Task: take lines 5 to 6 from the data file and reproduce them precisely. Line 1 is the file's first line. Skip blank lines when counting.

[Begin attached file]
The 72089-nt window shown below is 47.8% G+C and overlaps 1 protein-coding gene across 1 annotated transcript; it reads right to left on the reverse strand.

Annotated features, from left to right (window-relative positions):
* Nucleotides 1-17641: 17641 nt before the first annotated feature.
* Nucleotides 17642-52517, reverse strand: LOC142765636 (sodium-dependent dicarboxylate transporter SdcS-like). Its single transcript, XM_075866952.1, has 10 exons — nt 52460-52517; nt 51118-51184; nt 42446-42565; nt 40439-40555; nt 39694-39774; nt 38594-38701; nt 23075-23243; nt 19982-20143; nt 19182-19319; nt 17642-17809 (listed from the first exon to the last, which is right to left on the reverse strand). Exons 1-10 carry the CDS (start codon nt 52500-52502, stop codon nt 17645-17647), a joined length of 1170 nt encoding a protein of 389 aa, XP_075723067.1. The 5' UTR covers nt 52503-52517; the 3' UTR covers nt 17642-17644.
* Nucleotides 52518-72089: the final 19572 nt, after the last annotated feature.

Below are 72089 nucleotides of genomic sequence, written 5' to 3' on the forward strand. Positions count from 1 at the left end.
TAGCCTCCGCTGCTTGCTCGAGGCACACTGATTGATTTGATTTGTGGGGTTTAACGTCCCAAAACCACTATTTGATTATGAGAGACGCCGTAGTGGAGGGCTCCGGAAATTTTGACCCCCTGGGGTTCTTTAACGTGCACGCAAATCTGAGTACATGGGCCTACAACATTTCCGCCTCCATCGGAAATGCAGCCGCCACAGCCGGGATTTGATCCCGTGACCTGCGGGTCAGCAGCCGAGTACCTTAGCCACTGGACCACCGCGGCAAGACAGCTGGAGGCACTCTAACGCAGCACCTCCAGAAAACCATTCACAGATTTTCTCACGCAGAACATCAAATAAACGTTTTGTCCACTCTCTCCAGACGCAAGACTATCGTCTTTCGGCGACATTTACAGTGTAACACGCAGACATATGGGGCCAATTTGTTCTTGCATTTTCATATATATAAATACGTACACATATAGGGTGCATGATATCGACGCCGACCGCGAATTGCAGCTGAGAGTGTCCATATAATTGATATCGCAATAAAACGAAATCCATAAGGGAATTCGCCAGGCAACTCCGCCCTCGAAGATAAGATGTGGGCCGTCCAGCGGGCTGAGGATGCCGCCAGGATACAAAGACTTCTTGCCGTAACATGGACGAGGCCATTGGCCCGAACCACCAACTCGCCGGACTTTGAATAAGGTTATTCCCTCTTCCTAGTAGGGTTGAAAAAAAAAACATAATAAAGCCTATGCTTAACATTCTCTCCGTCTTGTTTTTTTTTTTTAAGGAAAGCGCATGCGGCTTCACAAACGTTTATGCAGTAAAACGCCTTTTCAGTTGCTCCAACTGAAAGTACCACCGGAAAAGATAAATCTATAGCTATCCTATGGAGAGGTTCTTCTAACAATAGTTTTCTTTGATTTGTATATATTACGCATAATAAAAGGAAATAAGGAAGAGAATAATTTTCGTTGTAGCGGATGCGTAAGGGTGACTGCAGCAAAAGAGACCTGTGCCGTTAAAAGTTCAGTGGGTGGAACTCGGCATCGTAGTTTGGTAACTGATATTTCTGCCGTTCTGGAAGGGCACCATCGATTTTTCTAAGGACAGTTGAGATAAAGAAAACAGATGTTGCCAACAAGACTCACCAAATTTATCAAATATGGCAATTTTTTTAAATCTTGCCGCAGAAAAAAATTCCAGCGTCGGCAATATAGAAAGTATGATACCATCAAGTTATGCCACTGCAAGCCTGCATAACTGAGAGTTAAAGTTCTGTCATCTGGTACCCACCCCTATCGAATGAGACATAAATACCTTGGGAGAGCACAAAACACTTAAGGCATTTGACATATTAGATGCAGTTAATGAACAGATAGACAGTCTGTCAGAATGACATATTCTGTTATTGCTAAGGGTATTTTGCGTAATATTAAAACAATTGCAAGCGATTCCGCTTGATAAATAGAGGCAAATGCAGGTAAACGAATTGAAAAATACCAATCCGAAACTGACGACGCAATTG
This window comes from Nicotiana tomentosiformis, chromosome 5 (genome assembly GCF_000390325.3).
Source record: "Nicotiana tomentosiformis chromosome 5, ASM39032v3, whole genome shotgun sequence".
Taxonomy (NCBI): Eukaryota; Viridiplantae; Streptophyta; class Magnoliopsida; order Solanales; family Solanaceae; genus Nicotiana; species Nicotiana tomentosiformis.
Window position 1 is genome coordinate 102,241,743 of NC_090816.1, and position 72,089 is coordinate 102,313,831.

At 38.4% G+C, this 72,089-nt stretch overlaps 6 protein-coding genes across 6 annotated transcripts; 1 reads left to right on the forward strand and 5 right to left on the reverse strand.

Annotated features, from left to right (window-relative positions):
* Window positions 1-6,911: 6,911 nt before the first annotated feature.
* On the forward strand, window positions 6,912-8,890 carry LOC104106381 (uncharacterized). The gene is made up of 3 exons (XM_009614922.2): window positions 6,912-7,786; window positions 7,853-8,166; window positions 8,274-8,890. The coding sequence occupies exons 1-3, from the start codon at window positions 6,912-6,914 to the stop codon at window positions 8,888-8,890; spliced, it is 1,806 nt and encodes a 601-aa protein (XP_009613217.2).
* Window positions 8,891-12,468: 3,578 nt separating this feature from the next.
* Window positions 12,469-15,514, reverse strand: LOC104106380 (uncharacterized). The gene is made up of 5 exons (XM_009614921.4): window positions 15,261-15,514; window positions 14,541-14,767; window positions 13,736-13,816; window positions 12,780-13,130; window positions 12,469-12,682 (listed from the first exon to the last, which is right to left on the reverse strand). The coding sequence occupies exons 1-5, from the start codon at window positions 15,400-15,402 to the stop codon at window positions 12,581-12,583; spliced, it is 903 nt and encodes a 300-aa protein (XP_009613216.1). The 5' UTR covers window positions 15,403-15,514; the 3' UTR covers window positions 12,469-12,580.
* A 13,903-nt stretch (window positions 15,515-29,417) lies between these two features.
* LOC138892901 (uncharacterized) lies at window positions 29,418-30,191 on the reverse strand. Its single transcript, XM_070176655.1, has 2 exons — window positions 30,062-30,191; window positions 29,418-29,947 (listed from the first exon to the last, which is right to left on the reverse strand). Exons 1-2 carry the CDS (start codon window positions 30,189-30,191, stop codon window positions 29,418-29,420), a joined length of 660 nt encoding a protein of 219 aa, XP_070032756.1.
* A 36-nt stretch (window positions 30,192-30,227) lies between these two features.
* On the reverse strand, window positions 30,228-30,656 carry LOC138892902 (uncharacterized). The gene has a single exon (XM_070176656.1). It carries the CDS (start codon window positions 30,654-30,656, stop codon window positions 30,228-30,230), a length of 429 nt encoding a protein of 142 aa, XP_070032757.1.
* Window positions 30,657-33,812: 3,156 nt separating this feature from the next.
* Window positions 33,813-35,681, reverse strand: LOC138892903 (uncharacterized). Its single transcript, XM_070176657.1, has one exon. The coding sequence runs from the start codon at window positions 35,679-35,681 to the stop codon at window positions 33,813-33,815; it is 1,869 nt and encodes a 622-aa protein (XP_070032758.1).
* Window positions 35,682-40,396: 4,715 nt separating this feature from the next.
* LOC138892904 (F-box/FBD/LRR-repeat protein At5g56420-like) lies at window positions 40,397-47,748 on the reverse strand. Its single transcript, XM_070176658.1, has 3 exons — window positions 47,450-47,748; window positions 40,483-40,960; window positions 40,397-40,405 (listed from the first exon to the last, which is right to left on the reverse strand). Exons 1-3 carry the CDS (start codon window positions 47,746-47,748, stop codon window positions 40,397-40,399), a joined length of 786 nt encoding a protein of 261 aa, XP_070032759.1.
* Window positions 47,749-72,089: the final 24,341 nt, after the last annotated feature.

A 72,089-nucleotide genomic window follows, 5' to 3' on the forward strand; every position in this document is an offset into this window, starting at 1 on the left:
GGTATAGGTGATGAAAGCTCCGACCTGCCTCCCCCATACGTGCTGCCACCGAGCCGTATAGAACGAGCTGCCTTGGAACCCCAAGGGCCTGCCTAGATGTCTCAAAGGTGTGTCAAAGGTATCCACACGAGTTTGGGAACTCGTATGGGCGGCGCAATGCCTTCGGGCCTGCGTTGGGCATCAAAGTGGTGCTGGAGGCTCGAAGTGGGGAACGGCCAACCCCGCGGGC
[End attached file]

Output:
* Nucleotides 52518-72089: the final 19572 nt, after the last annotated feature.

Below are 72089 nucleotides of genomic sequence, written 5' to 3' on the forward strand. Positions count from 1 at the left end.